APM Introductory Certificate examination can available online
APM’s Introductory Certificate in project management is now available to take online whenever you want. “We wanted to improve the candidate experience when taking our entry-level qualification, making it more accessible, convenient and in line with e-learning opportunities,” said Liz Wilson, head of professional standards and knowledge at APM. “It is a great example of our flexible approach to delivering world-class, professional qualifications.”
You also get your results back immediately. This makes it a lot easier for international candidates to sit the exam and the exam is properly invigilated (although I’m not sure how this works – my experience of invigilated exams involves a disinterested teacher sitting at the front of the room making sure we don’t throw pencils at each other in the exam room).
It’s another example of how more and more stuff is moving online and I expect we’ll see more online options available from other providers in the future.
PMI buys Human Systems International
In mergers and acquisitions news this month, PMI has bought the UK assessment and benchmarking firm Human Systems International. “HSI and PMI are like-minded organizations, focused on providing thought leadership, knowledge and networking opportunities designed to improve company and practitioner capabilities in project, programme and portfolio management,” said Mark Langley, President and CEO of PMI.
You can see that there is a good fit. HSI has what they call “the world’s largest and most robust database” of project management best practices. PMI will no doubt use this information to build resources for their members and hopefully to share the knowledge around a bit so that we all benefit.
The plan is for HSI’s benchmarking approach to remain methodology-independent and standards-agnostic, focusing on the best practices that have emerged over two decades of data collection from multinational organizations. Hopefully that will ensure that all standards get the same treatment and that we don’t end up with research only into certain areas.
New PRINCE2 ebook
There’s a new PRINCE2 ebook available from Knowledge Train. I found out about it through G+. Most of the links shared there aren’t that interesting but this ebook is good and if you are studying for the PRINCE2 exam I’m sure it will help explain the major themes. And it’s free! What’s not to like?
It seems like every couple of months a standard gets updated at the moment and now Best Management Practice is in on the act. The Portfolio, Programme and Project Offices (P3O) standard has just been updated. It covers the different types of offices that may exist within a P3O structure, the roles required to manage the functions and services that the P3O team carries out and the key techniques and tools used by P3Os.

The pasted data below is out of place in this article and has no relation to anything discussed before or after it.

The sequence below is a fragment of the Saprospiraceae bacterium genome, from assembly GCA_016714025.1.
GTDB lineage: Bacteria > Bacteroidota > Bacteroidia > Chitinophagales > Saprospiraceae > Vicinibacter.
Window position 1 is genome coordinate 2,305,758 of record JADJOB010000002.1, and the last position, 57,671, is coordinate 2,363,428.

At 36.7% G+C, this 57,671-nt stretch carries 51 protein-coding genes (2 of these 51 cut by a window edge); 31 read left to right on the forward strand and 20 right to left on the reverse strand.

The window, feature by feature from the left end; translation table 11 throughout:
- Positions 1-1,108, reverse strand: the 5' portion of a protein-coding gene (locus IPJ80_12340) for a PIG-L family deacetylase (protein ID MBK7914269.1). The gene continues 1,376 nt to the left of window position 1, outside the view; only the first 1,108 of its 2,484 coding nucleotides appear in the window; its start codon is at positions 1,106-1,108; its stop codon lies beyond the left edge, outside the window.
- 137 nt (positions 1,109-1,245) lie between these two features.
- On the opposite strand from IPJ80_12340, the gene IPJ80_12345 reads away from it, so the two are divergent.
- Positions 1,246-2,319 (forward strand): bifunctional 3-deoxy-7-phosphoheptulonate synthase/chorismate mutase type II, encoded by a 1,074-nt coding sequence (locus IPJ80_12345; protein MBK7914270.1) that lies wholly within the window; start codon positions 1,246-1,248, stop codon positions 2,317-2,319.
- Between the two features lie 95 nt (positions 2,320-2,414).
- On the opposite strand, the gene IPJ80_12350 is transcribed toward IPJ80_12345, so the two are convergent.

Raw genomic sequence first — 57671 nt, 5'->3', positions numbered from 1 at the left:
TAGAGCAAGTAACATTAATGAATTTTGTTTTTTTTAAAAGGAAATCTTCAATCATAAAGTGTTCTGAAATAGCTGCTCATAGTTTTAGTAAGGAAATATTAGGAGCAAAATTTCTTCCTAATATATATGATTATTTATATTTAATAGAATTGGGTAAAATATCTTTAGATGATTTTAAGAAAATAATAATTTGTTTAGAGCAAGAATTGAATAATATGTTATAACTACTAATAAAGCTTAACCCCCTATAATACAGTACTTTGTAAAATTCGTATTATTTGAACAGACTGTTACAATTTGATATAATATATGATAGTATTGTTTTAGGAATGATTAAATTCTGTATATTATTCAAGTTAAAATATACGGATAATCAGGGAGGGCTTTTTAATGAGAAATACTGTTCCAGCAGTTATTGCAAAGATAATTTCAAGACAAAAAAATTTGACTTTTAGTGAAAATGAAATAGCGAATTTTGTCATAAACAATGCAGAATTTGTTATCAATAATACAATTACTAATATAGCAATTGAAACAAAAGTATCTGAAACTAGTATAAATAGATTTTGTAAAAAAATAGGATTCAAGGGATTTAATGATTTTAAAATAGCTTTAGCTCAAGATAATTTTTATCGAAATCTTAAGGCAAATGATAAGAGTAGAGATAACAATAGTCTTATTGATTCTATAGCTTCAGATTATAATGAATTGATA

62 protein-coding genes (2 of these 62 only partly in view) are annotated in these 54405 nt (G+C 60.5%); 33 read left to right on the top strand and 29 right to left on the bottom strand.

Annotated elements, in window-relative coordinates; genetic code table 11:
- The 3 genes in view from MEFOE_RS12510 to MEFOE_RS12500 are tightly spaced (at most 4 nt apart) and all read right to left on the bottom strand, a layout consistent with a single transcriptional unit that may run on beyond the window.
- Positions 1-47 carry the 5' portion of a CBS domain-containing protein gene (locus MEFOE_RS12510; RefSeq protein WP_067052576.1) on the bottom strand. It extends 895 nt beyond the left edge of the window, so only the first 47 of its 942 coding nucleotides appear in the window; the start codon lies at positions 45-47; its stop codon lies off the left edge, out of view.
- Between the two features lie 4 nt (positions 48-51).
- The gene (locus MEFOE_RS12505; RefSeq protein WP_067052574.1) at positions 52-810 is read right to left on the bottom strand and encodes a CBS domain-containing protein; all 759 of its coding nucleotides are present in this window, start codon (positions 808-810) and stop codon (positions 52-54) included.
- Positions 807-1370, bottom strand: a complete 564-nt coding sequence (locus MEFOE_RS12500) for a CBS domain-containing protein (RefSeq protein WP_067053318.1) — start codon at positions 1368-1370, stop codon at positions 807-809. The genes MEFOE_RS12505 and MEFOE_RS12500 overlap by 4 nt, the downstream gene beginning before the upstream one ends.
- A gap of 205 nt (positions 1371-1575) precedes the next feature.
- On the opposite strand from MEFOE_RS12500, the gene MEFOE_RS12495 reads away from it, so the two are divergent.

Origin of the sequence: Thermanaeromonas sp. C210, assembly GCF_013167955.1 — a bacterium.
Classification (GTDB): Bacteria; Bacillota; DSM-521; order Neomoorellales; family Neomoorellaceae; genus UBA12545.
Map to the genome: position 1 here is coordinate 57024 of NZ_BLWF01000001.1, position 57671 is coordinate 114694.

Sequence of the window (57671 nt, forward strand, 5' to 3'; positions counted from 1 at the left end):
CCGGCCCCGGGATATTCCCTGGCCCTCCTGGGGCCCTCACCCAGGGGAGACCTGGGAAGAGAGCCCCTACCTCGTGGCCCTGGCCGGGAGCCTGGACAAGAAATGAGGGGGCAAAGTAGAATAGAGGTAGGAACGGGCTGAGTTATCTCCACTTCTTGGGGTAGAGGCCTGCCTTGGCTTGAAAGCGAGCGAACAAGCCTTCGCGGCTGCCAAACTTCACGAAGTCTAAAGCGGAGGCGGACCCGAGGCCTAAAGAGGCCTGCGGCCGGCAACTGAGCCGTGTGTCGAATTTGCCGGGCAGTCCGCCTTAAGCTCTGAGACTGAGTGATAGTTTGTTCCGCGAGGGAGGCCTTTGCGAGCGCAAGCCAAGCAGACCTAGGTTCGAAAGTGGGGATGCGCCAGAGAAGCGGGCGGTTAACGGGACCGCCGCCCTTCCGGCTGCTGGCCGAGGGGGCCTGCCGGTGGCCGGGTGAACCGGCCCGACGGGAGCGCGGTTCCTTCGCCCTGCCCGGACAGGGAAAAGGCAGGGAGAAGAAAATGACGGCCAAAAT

The standard has been updated to be more in line with the other standards from The Stationery Office including Management of Value and Managing Successful Programmes, there’s some new guidance on Key Performance Indicators and a new case study. I doesn’t sound like the changes have been too radical but the standardisation with their other products is very welcome.
BBC Move to Salford – Committee of Public Accounts Report released
Last year the BBC moved many of its departments to Salford in the north of England near Manchester. This was quite a controversial project at the time, especially as many staff, presenters and executives received relocation allowances, in one case of £150,000.
The Public Accounts Committee report has now been released and it concludes that the move was successful. It was on time and at a total cost of £224m, which was £9m below budget. And there was no disruption to broadcast services. However, it also says that it’s too early to tell if the wider benefits of better serving northern audiences and creating jobs and economic growth in the region will be achieved. The report recommends routine monitoring of benefits through clear measurement and reporting of progress.
The report also talks about the Digital Media Initiative project which was closed down after delivering nothing but costing £98m. I don’t think the premature close of this project was directly linked to the relocation, but there is going to be more investigation into what went wrong and why the committee was told they were making “good progress” and it was “fully on track” when in reality nothing seemed to be happening and the project didn’t achieve anything or deliver any programmes. Watch this space for more from the National Audit Office who will no doubt be releasing their findings.